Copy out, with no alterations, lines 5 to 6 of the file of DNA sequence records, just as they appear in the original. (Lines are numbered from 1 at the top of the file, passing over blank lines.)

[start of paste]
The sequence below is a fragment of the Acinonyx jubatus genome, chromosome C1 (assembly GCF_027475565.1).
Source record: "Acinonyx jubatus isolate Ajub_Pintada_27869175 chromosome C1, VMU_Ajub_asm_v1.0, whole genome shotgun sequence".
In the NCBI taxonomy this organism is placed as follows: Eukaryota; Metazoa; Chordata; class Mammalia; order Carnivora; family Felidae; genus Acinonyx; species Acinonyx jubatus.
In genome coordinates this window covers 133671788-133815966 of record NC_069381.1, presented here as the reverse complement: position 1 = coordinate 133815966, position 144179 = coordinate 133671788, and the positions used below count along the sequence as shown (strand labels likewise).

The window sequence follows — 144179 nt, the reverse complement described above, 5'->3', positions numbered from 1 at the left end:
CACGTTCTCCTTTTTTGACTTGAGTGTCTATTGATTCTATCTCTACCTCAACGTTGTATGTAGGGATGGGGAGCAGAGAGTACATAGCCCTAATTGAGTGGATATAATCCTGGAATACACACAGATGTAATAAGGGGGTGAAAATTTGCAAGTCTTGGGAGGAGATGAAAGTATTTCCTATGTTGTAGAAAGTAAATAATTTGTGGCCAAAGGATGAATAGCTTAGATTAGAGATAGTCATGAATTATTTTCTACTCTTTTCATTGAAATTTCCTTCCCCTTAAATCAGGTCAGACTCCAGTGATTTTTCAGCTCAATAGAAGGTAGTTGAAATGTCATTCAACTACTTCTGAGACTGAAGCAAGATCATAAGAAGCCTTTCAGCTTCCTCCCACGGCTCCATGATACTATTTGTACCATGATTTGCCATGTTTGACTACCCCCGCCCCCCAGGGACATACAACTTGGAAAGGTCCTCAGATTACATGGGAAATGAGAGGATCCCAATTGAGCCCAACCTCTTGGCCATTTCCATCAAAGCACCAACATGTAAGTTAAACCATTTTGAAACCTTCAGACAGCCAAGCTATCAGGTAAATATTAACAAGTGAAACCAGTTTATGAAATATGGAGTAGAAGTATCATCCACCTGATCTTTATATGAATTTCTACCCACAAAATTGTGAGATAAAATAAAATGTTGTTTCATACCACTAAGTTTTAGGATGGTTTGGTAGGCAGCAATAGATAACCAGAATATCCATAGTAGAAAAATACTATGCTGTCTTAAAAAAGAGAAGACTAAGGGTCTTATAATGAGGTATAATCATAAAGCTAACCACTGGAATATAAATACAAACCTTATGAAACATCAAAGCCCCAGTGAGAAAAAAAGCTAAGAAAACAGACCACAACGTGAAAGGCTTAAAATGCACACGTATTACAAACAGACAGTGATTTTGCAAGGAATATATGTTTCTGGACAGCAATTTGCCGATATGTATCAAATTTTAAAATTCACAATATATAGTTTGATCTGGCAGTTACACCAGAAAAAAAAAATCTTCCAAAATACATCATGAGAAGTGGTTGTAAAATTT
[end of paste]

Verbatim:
The window sequence follows — 144179 nt, the reverse complement described above, 5'->3', positions numbered from 1 at the left end:
CACGTTCTCCTTTTTTGACTTGAGTGTCTATTGATTCTATCTCTACCTCAACGTTGTATGTAGGGATGGGGAGCAGAGAGTACATAGCCCTAATTGAGTGGATATAATCCTGGAATACACACAGATGTAATAAGGGGGTGAAAATTTGCAAGTCTTGGGAGGAGATGAAAGTATTTCCTATGTTGTAGAAAGTAAATAATTTGTGGCCAAAGGATGAATAGCTTAGATTAGAGATAGTCATGAATTATTTTCTACTCTTTTCATTGAAATTTCCTTCCCCTTAAATCAGGTCAGACTCCAGTGATTTTTCAGCTCAATAGAAGGTAGTTGAAATGTCATTCAACTACTTCTGAGACTGAAGCAAGATCATAAGAAGCCTTTCAGCTTCCTCCCACGGCTCCATGATACTATTTGTACCATGATTTGCCATGTTTGACTACCCCCGCCCCCCAGGGACATACAACTTGGAAAGGTCCTCAGATTACATGGGAAATGAGAGGATCCCAATTGAGCCCAACCTCTTGGCCATTTCCATCAAAGCACCAACATGTAAGTTAAACCATTTTGAAACCTTCAGACAGCCAAGCTATCAGGTAAATATTAACAAGTGAAACCAGTTTATGAAATATGGAGTAGAAGTATCATCCACCTGATCTTTATATGAATTTCTACCCACAAAATTGTGAGATAAAATAAAATGTTGTTTCATACCACTAAGTTTTAGGATGGTTTGGTAGGCAGCAATAGATAACCAGAATATCCATAGTAGAAAAATACTATGCTGTCTTAAAAAAGAGAAGACTAAGGGTCTTATAATGAGGTATAATCATAAAGCTAACCACTGGAATATAAATACAAACCTTATGAAACATCAAAGCCCCAGTGAGAAAAAAAGCTAAGAAAACAGACCACAACGTGAAAGGCTTAAAATGCACACGTATTACAAACAGACAGTGATTTTGCAAGGAATATATGTTTCTGGACAGCAATTTGCCGATATGTATCAAATTTTAAAATTCACAATATATAGTTTGATCTGGCAGTTACACCAGAAAAAAAAAATCTTCCAAAATACATCATGAGAAGTGGTTGTAAAATTT